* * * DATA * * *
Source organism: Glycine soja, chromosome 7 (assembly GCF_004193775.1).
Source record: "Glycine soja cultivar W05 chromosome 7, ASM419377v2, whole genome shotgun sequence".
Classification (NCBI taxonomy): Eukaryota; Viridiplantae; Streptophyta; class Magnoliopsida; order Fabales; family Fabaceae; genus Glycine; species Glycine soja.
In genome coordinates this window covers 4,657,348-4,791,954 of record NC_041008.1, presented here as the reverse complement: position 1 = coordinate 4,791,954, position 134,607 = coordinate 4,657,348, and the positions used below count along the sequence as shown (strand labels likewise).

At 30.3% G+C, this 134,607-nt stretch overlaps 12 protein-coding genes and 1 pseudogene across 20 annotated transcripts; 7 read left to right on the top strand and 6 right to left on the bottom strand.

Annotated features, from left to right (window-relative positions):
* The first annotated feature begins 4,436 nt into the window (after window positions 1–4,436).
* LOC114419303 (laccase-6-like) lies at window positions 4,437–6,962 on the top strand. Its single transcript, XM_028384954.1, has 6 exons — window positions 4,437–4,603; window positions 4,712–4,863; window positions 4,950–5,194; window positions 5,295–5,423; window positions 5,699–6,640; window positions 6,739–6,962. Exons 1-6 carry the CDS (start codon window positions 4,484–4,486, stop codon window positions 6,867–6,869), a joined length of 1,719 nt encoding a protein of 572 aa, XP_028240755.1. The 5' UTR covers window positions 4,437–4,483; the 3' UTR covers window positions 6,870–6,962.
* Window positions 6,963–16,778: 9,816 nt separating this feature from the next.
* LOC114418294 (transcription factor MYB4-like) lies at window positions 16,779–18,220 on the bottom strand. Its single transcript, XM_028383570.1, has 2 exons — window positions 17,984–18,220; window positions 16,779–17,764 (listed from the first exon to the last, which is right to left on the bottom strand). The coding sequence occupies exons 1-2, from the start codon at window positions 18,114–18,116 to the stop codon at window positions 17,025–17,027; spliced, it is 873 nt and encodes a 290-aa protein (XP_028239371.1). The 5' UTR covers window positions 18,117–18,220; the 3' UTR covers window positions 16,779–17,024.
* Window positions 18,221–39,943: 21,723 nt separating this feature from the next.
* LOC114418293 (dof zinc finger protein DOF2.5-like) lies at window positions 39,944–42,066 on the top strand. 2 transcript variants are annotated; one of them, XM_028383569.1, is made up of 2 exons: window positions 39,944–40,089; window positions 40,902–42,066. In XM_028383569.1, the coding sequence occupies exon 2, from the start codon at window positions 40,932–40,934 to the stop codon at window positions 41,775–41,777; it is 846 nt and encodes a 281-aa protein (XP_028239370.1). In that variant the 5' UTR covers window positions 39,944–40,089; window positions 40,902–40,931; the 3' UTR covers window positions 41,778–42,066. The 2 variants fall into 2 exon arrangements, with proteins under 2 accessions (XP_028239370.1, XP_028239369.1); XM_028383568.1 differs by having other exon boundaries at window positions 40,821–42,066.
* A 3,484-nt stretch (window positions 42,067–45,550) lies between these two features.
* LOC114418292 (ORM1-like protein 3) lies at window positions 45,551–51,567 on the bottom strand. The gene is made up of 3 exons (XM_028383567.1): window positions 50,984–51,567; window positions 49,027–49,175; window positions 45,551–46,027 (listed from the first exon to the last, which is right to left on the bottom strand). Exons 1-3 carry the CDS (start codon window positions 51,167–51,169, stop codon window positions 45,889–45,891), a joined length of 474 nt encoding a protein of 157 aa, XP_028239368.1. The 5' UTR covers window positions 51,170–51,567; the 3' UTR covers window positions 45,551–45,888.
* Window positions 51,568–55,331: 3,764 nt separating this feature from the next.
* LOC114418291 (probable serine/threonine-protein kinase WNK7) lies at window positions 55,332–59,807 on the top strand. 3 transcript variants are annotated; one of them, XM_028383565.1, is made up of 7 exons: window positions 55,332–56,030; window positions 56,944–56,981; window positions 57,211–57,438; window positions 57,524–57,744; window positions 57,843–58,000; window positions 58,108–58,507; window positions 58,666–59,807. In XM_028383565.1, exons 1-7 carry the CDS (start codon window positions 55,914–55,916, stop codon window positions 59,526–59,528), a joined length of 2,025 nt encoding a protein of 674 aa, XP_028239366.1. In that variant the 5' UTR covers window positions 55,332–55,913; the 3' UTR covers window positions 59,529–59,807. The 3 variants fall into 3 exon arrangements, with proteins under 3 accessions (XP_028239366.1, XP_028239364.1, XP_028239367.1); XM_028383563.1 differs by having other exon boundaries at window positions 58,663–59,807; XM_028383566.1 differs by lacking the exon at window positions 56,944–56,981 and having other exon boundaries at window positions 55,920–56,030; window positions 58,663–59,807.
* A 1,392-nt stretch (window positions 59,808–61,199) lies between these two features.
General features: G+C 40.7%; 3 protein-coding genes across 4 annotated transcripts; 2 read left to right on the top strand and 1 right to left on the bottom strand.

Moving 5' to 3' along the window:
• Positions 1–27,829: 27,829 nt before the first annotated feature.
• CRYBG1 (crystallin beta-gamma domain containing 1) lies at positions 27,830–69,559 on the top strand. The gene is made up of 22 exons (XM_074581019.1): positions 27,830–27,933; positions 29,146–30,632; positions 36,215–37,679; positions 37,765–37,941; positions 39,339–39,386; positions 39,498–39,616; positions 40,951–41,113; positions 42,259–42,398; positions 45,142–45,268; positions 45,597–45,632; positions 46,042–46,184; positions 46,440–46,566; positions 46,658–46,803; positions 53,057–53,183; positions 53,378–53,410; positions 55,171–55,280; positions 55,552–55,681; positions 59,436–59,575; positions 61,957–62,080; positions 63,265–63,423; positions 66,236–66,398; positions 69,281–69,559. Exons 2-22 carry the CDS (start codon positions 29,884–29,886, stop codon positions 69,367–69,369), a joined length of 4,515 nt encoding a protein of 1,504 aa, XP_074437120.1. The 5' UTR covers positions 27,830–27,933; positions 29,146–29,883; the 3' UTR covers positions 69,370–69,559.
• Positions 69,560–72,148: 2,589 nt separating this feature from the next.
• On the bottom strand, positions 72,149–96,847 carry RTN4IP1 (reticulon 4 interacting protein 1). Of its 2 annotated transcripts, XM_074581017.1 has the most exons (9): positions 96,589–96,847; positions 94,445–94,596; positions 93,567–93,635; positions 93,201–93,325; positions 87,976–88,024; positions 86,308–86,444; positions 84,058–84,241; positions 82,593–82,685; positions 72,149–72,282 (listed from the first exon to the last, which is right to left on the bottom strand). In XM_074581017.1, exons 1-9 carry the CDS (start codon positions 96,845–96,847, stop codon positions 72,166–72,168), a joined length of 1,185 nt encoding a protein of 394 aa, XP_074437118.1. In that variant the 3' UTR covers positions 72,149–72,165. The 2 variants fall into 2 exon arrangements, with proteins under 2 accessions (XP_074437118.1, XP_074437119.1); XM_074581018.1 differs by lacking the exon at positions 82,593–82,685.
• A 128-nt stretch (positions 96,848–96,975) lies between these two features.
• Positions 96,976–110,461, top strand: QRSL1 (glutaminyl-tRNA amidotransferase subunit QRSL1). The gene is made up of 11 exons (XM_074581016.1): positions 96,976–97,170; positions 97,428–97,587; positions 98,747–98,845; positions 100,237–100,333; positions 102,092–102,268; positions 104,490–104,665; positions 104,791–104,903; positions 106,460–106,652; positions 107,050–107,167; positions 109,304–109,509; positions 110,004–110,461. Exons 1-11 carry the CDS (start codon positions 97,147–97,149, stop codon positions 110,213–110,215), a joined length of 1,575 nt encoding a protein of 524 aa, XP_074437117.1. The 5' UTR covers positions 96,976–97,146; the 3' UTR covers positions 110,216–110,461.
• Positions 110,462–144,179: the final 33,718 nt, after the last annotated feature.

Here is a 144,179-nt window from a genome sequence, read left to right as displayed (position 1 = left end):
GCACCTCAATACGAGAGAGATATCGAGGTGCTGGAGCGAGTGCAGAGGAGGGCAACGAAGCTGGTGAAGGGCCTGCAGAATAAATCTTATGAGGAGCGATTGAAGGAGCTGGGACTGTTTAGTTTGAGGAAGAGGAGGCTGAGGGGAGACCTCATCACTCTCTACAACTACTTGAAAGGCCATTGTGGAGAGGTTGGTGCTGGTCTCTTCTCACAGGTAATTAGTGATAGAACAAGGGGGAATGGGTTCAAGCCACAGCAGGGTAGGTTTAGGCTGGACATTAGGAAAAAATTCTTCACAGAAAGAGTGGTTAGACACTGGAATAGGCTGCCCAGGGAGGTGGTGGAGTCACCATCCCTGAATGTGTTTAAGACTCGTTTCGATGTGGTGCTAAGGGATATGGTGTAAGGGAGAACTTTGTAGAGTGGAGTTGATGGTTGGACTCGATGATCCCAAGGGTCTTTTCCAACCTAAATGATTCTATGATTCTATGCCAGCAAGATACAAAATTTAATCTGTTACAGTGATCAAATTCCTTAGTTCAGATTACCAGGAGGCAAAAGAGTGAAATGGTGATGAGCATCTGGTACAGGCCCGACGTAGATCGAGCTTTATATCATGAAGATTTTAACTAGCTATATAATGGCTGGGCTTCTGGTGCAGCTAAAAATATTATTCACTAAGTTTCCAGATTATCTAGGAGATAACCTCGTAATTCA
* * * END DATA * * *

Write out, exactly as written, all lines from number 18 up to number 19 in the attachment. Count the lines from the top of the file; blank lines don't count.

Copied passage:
General features: G+C 40.7%; 3 protein-coding genes across 4 annotated transcripts; 2 read left to right on the top strand and 1 right to left on the bottom strand.

Moving 5' to 3' along the window: